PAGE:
syntax across languages

Jay Cox
Mon, 11 Feb 2002 20:59:07 -0600 (CST)

On 11 Feb 2002, Pixel wrote:

> Jay Cox <> writes:
> > Using
> >
> > data = Foo ...
> > really should be meantioned as a way to construct new types.
> > newtype = Foo ... (new type)
> >
> > type Foo = ...
> > is only a type synonym. heres an example.
> > type String = [Char]
> ok (i won't mention that i always have a hard time dinstiguishing them)

Actually, I guess really should have explained myself a bit further.

data Foo = ... only way to construct new structures (like lists,Trees,
algebraic data types, enums, blah).  Perhaps a (contrived) example for
your syntax could be like a cross between a Tree and the Either type as in

data Foo a b = FooLeft a | FooRight b | Tree (Foo a b) (Foo a b)

So now you can construct values of say Foo Integer String.

(I guess its a cousin to templates in C++)
Or perhaps you need a separate section for syntax
for constructing new datatypes..

data Foo x ... = A | B x ... | C (Foo ...) | ...

the above expresses the fact that
1. Foo can "map" over any type x,y,etc
2. you can have (0 or more) argument constructors
3. datatypes can be recursive.

Now, newtype Foo = ... like "type" but creates a new type as far as the
type checker is concerned.

type String = [Char]
newtype String2 = [Char]

foo:: String <=> foo :: [Char]
but not foo::String2 <=> foo :: [Char]

(Please dont take this as an insult by my re-explaining these things.
I just want to make myself clear.)

> > Under constrol structure, at least give mention to monads!
> > Common examples (ST,IO,List,Maybe) and "do notation"
> >
> > Monads are defined by instanciating them under the Monad type class.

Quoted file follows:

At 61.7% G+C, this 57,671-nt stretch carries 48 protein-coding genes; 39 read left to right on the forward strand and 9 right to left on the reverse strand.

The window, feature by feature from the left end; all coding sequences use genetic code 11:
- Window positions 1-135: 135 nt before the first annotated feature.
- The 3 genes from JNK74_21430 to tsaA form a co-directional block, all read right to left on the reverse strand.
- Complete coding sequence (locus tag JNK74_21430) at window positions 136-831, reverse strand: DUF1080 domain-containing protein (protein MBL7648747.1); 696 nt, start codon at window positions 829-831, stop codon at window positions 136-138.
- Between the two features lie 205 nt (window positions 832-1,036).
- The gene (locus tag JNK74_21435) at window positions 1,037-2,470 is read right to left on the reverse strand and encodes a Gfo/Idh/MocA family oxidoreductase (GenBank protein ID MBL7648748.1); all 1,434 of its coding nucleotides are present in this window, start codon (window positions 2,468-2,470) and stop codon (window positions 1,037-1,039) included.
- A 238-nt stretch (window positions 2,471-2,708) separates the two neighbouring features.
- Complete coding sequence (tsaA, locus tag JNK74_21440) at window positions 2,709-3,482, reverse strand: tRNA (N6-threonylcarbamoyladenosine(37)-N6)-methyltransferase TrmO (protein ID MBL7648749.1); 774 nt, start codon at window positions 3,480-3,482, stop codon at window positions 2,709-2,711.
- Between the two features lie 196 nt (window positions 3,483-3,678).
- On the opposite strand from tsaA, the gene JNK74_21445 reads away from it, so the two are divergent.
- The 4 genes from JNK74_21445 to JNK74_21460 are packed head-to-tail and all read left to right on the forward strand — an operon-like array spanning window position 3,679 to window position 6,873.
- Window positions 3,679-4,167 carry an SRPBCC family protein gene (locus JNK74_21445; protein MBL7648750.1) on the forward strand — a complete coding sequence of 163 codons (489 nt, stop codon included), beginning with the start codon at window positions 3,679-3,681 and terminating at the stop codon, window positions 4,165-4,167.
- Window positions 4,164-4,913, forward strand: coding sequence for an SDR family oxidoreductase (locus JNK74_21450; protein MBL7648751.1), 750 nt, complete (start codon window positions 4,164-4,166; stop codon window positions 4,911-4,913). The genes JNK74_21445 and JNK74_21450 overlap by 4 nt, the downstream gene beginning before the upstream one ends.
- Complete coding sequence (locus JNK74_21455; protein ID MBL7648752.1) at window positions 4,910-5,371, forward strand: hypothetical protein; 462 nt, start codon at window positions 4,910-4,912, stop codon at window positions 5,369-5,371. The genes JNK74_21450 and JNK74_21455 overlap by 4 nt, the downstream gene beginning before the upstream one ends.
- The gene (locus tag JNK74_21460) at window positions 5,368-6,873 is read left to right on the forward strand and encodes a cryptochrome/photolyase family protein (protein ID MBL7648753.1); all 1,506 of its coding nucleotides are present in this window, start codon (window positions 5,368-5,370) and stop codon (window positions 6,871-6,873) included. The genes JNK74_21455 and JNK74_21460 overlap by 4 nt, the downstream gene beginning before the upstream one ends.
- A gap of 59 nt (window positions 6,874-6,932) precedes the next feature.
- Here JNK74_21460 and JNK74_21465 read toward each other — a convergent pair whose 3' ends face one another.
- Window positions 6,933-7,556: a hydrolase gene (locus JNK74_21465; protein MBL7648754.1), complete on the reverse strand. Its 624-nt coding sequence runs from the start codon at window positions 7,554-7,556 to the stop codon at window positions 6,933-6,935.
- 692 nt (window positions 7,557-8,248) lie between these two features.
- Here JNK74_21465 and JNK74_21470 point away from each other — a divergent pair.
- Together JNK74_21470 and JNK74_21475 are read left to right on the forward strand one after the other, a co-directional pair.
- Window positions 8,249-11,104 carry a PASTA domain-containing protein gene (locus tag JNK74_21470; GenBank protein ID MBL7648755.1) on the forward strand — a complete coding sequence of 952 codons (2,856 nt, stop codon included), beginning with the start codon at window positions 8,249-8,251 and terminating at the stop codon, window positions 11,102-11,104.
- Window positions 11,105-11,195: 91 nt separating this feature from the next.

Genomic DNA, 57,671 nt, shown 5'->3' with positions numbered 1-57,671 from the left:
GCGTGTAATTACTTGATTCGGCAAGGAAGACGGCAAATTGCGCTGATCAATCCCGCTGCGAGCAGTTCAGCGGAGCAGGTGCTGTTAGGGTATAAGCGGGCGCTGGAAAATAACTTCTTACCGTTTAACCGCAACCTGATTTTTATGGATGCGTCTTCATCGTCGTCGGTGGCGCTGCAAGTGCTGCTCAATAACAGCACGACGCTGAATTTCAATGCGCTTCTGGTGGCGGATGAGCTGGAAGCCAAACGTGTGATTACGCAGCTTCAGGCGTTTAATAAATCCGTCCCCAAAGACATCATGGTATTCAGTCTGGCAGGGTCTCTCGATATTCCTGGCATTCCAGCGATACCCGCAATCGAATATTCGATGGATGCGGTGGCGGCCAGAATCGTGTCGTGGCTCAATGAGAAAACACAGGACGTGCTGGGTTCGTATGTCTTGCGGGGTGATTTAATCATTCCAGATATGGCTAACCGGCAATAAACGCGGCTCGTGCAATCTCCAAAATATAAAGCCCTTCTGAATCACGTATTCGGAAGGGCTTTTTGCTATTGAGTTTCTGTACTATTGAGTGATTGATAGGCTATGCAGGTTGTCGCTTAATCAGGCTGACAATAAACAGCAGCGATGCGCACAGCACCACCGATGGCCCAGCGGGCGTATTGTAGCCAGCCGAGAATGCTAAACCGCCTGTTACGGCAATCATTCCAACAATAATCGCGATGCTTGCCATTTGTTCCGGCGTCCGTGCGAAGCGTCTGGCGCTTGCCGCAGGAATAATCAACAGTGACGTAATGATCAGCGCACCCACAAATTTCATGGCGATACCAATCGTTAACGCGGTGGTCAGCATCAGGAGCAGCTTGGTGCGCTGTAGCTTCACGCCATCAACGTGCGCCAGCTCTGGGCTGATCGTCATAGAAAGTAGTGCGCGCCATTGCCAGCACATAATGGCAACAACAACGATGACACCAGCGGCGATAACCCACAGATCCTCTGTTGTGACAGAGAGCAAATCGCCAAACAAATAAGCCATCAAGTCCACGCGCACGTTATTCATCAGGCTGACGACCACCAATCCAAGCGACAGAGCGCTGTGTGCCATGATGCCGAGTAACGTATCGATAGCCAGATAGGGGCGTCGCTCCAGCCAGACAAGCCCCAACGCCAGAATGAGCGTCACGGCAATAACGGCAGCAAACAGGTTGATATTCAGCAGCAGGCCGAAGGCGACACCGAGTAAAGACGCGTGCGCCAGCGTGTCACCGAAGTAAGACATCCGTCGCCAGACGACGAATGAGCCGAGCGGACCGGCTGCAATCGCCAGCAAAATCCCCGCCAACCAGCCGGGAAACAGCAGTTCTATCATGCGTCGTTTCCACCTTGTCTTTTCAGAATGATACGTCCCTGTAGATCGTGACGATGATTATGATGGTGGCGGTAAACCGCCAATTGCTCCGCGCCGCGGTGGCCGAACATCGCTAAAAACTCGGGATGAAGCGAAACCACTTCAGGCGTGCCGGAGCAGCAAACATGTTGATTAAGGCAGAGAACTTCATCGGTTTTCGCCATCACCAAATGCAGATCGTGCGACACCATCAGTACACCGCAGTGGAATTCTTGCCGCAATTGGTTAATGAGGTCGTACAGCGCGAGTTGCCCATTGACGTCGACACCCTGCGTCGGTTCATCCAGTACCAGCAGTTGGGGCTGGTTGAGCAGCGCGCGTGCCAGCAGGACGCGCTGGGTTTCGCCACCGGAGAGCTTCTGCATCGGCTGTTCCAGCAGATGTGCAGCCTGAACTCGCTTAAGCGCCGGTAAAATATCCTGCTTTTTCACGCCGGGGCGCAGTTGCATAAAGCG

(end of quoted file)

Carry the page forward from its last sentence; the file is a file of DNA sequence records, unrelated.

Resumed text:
> > (basically giving definitions for the operators >>= (aka 'bind') and >>
> please be more precise, what do i put? in which category?

I guess I suggested control structure because in a way, you can "control
the flow" from a semantic point of view of your program by building /
choosing a specific monad.  For instance, usage of the List monad brings
nondeterminism into the language (although, in reality,
the multiple solutions alluded to by the term are elements of a
deterministically (is that a word?!) produced list)

do  x<-[1,2,3]
    if (y<6) then return (10*x + y)
    else fail ""


aside: this is a rough and perhaps slightly incorrect translation from
[10*x + y | x<-[1,2,3],y<-[4,5,6],y<6]

However, the concept of a monad is language independent.  It's just
that Haskell does so much to accomodate them.

I suppose a sollution to what to do with do-notation is to put something

do stmnt
   var <-stmtn

or do {stmnt; var <-stmtn; etc}

under your section named "Various Operators" with description
"do statments under monad"

> is this a good approximate syntax?
> [ f x0 x1 ... | x0 <- a_list, pred x0, ... ]


> >
> > References arent missing.  They are implemented under both the ST and IO
> > monads.
> what is the syntax?

no syntax, only functions which create/manipulate them (under some monad).

do{ x<-newSTRef exp; y <-readSTRef x; writeSTRef x exp}

for IORefs do s/ST/IO/g to above line.

I suppose that truely this isn't part of the main specs (not in Haskell
Report/Haskell Library Report but implemented in ghc & Hugs iirc and
modules must be imported, etc) so this concept of "Reference" in Haskell
to might too be omitted, unless you want to contrast with SML.

Jay Cox